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The period of the Triodion lasts three weeks and ends on Sunday of Αpokria (Hallowen). The following day, on Clean Monday, the period of Sarakostis fasting begins. The word “Apokria” itself, which means “abstinence from meat” (apo=from + creo=meat) indicates precisely this period of preparation of the believers for the fasting of Sarakosti. In spite of this Christian semantics, Apokria customs are of pagan origins, in Ancient Greece and in the cult of Dionysus. In March, around the same time as Apokria, were celebrated in ancient Athens the Anthesteria, a celebration of the god and the coming of spring. Dancing, wine drinking, and pranks of all sorts, were the characteristics of the celebration that still survive to this day during the carnival days.

Of course, the dominant element of the celebration has always been the masquerade. Just for a while every person could become someone else, to behave “inelegantly”, to express themselves more freely. A necessary means for ecstasy is a mask or even face painting. In antiquity, believers covered their faces with the dregs of must and masks, dressed in sheepskins and animal skins and tried to look like the Satyrs, the attendants of Dionysus.

Γέρος, Σκύρος / Geros, Skyros

Not too far from this depiction are similar costumes that are still in use today, such as the Old Man in Skyros in the custom of the “Old Man of Korela and Fragos” or the Babougera, and the Momogeri in Macedonia, which, although they are customs of the Day of Lights, have the same origin.

Mocking songs, satire and revelry are at the heart of all carnival customs, essential features of the spring festival of fertility. In Thebes, on Clean Monday, the Vlachikos Marriage is celebrated. With origins in the shepherds’ feasts, it has not only survived and been embraced by the city, but is now part of its intangible cultural heritage. Another carnival wedding is held in Methoni where a wedding feast with wine and food is set up at “Koutrouli’s Wedding”.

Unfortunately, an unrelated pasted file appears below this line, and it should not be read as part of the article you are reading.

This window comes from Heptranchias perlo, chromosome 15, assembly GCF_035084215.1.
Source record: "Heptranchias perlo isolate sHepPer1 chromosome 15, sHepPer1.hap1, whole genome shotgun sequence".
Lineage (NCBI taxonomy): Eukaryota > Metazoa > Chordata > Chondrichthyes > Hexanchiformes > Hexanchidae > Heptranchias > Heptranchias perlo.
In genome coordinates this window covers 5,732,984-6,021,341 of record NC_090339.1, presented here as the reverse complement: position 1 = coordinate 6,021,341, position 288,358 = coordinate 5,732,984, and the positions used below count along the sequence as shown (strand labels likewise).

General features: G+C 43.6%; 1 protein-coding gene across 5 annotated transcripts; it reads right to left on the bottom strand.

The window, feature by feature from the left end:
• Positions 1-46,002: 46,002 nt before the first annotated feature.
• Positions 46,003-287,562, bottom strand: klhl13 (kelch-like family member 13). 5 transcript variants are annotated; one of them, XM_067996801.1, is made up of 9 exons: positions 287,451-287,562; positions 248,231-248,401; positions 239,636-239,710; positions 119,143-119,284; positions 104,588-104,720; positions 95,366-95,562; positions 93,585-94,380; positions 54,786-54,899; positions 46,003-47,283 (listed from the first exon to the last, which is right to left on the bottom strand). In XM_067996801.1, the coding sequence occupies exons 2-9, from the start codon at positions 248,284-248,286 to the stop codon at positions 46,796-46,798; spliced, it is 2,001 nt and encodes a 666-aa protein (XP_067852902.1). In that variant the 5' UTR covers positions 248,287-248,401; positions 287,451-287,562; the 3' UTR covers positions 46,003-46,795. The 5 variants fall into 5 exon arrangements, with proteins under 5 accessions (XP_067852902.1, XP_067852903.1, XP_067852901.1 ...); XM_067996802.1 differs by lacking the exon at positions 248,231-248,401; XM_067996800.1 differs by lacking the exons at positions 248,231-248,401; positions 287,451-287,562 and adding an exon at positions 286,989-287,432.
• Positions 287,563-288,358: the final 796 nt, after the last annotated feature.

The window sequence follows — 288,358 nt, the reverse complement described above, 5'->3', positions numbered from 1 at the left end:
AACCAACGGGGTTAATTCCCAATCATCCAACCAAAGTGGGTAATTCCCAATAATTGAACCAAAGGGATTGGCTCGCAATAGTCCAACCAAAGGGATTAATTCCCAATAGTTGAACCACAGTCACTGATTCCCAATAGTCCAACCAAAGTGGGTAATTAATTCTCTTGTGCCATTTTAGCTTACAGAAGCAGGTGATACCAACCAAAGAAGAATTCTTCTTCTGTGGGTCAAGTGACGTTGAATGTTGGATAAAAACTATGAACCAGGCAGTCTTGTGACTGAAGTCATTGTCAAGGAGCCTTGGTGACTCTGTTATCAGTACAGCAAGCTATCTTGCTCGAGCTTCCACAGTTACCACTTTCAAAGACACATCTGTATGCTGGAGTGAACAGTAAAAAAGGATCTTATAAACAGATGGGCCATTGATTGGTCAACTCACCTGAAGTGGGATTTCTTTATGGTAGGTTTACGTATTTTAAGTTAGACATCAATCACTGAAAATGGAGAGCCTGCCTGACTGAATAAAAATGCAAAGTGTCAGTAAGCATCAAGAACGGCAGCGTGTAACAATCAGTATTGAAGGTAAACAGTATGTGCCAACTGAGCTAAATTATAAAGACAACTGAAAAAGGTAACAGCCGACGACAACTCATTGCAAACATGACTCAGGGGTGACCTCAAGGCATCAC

Βλάχικος Γάμος, Θήβα / Vlachikos Gamos, Thebes

In Naoussa the Boules are well-known. An ancient custom that has incorporated local folk customs and elements of history. Exclusively men participate in the boulukia of the carnival event. Dressed in traditional costumes and accompanied by music from the zourna and daouly, they dance around the city’s neighborhoods accompanying the bride – boula.

Μπούλες, Νάουσα – Boules, Naousa

However, in our country survive the more westernized carnivals that have been introduced in parts of Greece since the Venetian presence. These too have their origins in antiquity and in the Roman festival of Saturnalia which in turn had their origins in the Greek celebrations of Dionysus.
In Corfu the “Petegoletsa” is celebrated, which could be described as a kind of street theatre, with many elements of Commedia del Arte. In neighbouring Zakynthos, the “piccolo carnival” is celebrated, at the center of which is another wedding, this time the grand Venetian wedding, which of course ends in dancing and feasting.

Καρναβάλι στην Κέρκυρα – Corfu Carnival

The famous Patras Carnival also seems to have its roots in the Ionian Islands. The union of the Ionian Islands with Greece in 1864 brought many Ionian residents to Patras, along with the customs of their place. Thus the coexistence of the local dances and Apokria celebrations with the Venetian customs of the Ionian people in the flourishing Patras of the 1870s led to the birth of the Patras Carnival, which early on became part of the city’s identity.

Παρινό Καρναβάλι – Carnival of Patra

Much newer is the Carnival of Xanthi. At its core is the revival of the folklore customs of Thrace in the 1960s in the form of the Thracian Folklore Festivals. The institution was a great success and was immediately embraced by the local community. Nowadays, the Thracian festivals are organized by the Philoprotic Union of Xanthi and, apart from the Carnival, includes a series of other cultural events.

ΤΖΑΜΑΛΑ – Θρακικές Λαογραφικές Γιορτές, Αρχείο ΙΜΕΧ

From Samos and the carnival in Karlovassi to Epirus and the tzamales in Ioannina, and from Crete and the Carnival in Rethymno to Evros, Apokria is celebrated in every region of the country. And although many of the events have now become a tourist attraction, mass participation, fun and good mood remain their main characteristics.